Still, for Rahat, the burden of inheriting Nusrat’s legacy has been a two-sided sword. “The positive side is that it is an honor for me to be his successor and I enjoy that and I am carrying the message of Nusrat. No one is like Nusrat and even I am not like Nusrat. That voice might not come again for centuries, but I am fulfilling his mission because I learned from him. It really surprises me when expect that I will be doing the same thing he did. I have my own vocal sound and my own styleI learned from him and he also expected me to be a different singer who carries the same message. I hope people will understand this when they listen to me.”
The first glimpse that many Americans got of Rahat was in The Voice from Heaven, a film that explored Nusrat’s legacy. Immediately after his uncle’s death, in the spring of 1998, Rahat performed at his shrine in Lahore, Pakistan, at the largest festival in South Asia. Rahat was the youngest qawwali singer in the history of the 3-day festival and more than 200,000 attended the all-night performance. He performed at the Shrine Auditorium in Los Angeles in 1998, for the Dead Man Walking benefit concert, along with Eddie Vedder from Pearl Jam.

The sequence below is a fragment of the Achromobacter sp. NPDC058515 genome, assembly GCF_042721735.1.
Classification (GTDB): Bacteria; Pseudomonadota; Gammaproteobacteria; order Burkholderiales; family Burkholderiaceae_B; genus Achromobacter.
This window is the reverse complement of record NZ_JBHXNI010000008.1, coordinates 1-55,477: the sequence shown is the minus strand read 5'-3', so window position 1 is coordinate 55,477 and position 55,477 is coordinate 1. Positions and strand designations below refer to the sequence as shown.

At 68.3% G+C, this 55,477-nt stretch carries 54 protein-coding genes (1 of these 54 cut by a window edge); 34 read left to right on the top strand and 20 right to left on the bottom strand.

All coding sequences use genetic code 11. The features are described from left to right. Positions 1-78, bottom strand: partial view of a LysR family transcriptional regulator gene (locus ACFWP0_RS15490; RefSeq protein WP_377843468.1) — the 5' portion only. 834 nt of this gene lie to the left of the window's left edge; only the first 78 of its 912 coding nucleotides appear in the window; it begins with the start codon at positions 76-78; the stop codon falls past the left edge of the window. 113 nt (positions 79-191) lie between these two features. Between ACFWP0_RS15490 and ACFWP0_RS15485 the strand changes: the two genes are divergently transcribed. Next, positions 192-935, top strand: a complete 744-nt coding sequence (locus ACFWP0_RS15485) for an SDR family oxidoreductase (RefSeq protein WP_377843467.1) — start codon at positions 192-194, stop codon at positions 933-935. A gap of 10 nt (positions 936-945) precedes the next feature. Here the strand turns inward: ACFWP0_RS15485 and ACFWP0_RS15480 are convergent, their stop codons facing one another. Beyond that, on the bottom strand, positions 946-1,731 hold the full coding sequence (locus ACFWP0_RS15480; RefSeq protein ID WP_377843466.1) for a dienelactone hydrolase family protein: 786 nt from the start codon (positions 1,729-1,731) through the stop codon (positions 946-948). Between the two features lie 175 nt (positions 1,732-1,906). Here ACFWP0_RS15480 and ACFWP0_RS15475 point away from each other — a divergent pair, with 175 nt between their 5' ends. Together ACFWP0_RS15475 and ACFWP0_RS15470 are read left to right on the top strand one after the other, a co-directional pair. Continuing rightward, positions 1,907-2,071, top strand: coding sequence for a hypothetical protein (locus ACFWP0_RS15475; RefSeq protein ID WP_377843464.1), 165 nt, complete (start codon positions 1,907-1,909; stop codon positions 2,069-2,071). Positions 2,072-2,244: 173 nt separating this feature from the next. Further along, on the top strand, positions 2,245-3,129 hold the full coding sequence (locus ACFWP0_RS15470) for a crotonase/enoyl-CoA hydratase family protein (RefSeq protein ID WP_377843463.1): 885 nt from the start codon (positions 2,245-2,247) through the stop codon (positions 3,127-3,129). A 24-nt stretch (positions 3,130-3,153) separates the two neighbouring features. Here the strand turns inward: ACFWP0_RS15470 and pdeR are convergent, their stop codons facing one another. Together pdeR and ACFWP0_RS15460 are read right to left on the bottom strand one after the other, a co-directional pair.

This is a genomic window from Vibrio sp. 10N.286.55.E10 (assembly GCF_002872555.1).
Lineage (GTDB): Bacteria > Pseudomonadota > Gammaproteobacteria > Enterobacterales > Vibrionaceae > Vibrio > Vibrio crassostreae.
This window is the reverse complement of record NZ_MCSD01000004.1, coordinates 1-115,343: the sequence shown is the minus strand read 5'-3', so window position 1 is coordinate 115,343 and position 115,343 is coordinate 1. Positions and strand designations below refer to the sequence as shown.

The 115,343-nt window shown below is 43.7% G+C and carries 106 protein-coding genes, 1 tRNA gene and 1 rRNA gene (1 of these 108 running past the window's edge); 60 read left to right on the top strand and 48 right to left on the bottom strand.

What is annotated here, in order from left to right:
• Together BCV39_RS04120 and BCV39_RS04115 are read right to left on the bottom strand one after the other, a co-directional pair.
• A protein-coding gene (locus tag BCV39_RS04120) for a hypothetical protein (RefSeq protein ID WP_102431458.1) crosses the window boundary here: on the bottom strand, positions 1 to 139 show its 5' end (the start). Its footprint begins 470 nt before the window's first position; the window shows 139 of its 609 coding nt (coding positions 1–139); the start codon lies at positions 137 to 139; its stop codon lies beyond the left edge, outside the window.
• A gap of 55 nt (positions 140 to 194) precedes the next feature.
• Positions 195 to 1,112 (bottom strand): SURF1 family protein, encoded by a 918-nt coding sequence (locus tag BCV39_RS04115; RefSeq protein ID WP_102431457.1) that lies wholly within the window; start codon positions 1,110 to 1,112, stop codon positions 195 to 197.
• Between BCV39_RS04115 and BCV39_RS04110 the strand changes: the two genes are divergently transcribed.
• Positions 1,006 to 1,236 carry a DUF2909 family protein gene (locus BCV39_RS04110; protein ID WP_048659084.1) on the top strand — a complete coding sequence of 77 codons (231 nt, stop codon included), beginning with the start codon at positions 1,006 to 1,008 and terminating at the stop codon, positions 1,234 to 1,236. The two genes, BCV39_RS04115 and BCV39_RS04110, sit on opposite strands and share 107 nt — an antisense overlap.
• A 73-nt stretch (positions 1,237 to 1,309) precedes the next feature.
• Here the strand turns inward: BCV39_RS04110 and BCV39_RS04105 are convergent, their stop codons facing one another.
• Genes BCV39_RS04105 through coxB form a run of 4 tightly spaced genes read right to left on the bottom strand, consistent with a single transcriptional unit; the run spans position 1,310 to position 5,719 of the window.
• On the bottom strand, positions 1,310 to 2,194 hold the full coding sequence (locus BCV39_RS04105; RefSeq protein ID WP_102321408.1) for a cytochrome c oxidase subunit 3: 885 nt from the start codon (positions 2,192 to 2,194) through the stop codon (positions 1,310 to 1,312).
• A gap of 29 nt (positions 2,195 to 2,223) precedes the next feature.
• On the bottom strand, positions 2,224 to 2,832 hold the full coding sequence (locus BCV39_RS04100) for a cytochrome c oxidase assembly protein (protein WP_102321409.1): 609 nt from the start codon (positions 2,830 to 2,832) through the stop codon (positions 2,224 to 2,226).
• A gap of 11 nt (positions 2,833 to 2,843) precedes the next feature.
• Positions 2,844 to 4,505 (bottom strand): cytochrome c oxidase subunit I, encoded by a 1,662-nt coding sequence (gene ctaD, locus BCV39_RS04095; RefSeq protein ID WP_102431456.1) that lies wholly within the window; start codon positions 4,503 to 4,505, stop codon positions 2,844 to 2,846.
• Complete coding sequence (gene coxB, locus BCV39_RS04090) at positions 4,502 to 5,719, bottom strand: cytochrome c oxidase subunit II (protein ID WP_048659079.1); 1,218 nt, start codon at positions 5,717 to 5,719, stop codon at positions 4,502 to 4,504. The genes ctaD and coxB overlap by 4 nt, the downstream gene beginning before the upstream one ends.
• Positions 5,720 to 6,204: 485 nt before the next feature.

He returned to the US in August 1999 for eleven concerts including appearances in Central Park and the Hollywood Bowl, as well as Chicago, and Washington, DC. The music remains a form of spiritual practice to Rahat. “I wake up early in the morning every day, around 6 a.m., and start singing special ragas that are very difficult to practice for five or six hours a day. Qawwali is basically a form of prayer. It is a way of explaining to the world the message of those Sufis, through their phrases and poetry, which qawwali expresses through devotional music, it is basically preaching peace and love, but it is also prayer.”